Saturday, December 27, 2014

One of the most important findings of our committee, has been the need to teach new literacies. Here is a great article on the changes technology has made in the curriculum and delivery in the classroom. It makes us pause and think about the new literacies. Courtesy of ASCD Smart Brief.

5 ways technology has changed K-12 education
Technology has had a major impact on teaching and learning inside today's K-12 schools. This article details five major shifts, including the growth of "cooler" classes, such as 3-D printing and video-game design; the popularity of tech-focused classes; and the increasing use of tablets and e-books. ABC News (12/22)Bookmark and Share

Tuesday, December 23, 2014

Here is a heads up on the trends expected in technoloy in 2015. Enjoy. Courtesy of ASCD SmartBrief.

E-learning trends to follow in 2015
Big Data, gamification and personalization are just a few of the e-learning trends that educators should watch for in 2015, according to this article and infographic. Others include mobile learning and calculating the return on investment when integrating often-costly technology. ZDNet/iGeneration blog (12/15)Bookmark and Share

Monday, December 15, 2014

Here are some great ideas for the use of technology at the lower grades. Enjoy. Courtsy of Choice Literacy.

The Big Fresh Newsletter from Choice Literacy
December 13, 2014 - Issue #412

What Makes a Writer? 
Let me live, love, and say it well in good sentences.
                                                           Sylvia Plath
I have been thinking lately about what it is that makes someone enjoy writing. I've always loved it; I love getting the idea, capturing my thoughts, then revisiting them and cleaning them up so I am sure they make sense. I enjoy removing myself from my own words as I edit, stepping back and pretending to be a brand new reader.  And then I love it when I think: There. Done.  But how does loving to write start? What is it that will make a student want to write--and write well?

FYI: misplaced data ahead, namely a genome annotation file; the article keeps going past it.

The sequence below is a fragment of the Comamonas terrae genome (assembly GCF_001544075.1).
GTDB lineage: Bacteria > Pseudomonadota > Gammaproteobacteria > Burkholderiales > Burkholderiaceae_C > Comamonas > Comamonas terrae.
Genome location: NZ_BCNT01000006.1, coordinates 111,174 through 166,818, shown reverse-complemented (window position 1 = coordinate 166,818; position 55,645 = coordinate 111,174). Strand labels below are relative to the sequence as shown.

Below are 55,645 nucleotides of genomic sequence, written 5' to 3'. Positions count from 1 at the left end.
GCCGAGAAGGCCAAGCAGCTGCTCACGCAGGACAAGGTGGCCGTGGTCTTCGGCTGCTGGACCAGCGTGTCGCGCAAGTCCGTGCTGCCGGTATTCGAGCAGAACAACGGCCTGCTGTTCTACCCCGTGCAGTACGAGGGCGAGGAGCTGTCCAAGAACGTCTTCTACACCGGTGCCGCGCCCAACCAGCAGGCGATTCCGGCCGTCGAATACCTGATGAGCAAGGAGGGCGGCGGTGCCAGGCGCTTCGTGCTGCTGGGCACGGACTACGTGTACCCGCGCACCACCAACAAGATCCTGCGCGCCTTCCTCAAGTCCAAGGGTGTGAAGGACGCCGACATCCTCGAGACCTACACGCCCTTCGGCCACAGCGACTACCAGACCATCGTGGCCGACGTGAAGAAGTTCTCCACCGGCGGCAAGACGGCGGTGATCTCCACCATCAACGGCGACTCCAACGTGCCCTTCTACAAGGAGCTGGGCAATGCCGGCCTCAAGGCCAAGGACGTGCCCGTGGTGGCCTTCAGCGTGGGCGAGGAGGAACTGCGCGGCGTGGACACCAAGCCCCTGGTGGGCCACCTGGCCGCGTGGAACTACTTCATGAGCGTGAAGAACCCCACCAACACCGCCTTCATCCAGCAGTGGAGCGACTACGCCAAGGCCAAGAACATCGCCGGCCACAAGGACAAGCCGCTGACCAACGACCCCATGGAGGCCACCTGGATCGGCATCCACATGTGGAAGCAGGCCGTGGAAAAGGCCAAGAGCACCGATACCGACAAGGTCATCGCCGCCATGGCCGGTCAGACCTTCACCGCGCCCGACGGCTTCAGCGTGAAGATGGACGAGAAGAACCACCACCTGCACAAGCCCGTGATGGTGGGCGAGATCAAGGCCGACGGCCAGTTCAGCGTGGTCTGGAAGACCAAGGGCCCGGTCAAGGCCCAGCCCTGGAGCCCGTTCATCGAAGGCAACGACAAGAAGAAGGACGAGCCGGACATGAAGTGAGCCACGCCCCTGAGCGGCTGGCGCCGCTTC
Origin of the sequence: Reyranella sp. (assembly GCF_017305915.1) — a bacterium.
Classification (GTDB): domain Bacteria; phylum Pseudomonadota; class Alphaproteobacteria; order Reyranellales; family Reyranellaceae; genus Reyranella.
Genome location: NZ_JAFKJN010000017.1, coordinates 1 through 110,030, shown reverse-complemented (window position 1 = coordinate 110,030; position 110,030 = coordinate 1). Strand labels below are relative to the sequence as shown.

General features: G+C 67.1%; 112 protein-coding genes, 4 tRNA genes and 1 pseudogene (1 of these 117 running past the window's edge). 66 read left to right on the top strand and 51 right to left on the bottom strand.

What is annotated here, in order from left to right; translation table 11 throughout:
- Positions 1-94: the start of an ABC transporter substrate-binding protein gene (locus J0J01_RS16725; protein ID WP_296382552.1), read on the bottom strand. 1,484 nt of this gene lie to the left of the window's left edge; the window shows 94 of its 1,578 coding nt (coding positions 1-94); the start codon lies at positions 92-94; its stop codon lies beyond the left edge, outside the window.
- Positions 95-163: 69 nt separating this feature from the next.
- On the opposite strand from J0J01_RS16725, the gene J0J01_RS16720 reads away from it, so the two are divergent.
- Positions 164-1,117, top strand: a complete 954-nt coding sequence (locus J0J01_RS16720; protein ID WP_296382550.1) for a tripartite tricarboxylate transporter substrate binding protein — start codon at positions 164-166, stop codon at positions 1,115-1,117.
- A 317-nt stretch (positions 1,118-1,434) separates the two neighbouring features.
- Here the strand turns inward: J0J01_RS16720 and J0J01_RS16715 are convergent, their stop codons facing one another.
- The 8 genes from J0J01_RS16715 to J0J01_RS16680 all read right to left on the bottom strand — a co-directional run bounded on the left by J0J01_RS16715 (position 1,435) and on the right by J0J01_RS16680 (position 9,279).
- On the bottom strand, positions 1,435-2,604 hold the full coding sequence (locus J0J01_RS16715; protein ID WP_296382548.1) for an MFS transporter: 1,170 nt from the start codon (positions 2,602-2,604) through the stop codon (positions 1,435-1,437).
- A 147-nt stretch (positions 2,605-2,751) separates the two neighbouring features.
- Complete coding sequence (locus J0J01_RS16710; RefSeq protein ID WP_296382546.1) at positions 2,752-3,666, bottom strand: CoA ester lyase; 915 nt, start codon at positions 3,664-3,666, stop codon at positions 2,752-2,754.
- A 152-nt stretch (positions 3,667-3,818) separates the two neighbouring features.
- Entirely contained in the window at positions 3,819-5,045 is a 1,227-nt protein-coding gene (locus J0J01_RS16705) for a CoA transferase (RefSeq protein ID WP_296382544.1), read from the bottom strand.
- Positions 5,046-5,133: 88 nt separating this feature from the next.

Recently, I asked a high school AP English student I know that question.  He is a strong, tough kid--he stars on his school's state-ranked football team and is known for his aggressive play on the field.   He's also a voracious reader and an impassioned writer; he churns out his essays with apparent ease and a natural instinct for how to reach his reader.   And he likes it.  He hopes to go to college and major in English, heading on a career path in which he will, in some capacity, do some writing.
"How did you get to be such a fantastic writer?"  I asked him.  "You're pretty young to have writing skills that are this refined; and, quite frankly, it surprises me that you enjoy it so much." 
He blushed.  All 250 pounds of him seemed to be overcome with a sweet, overwhelming shyness. 
"What is it?"  I asked, touched by the gentle little upturn of his lips as he smiled at me.
"I found out I liked writing when I would write letters to my girlfriend," he confessed. "I know that sounds dumb, but we write letters to each other every day in study hall. I wanted to sound smart so she'd really like me, so I worked really hard on each word I used." He paused. "A lot of people don't expect me to like to write so much. They expect me to just be some dumb jock. But I like proving people wrong.  When I first started dating my girlfriend, she told me that she was surprised how intelligent and eloquent my writing was. I liked that."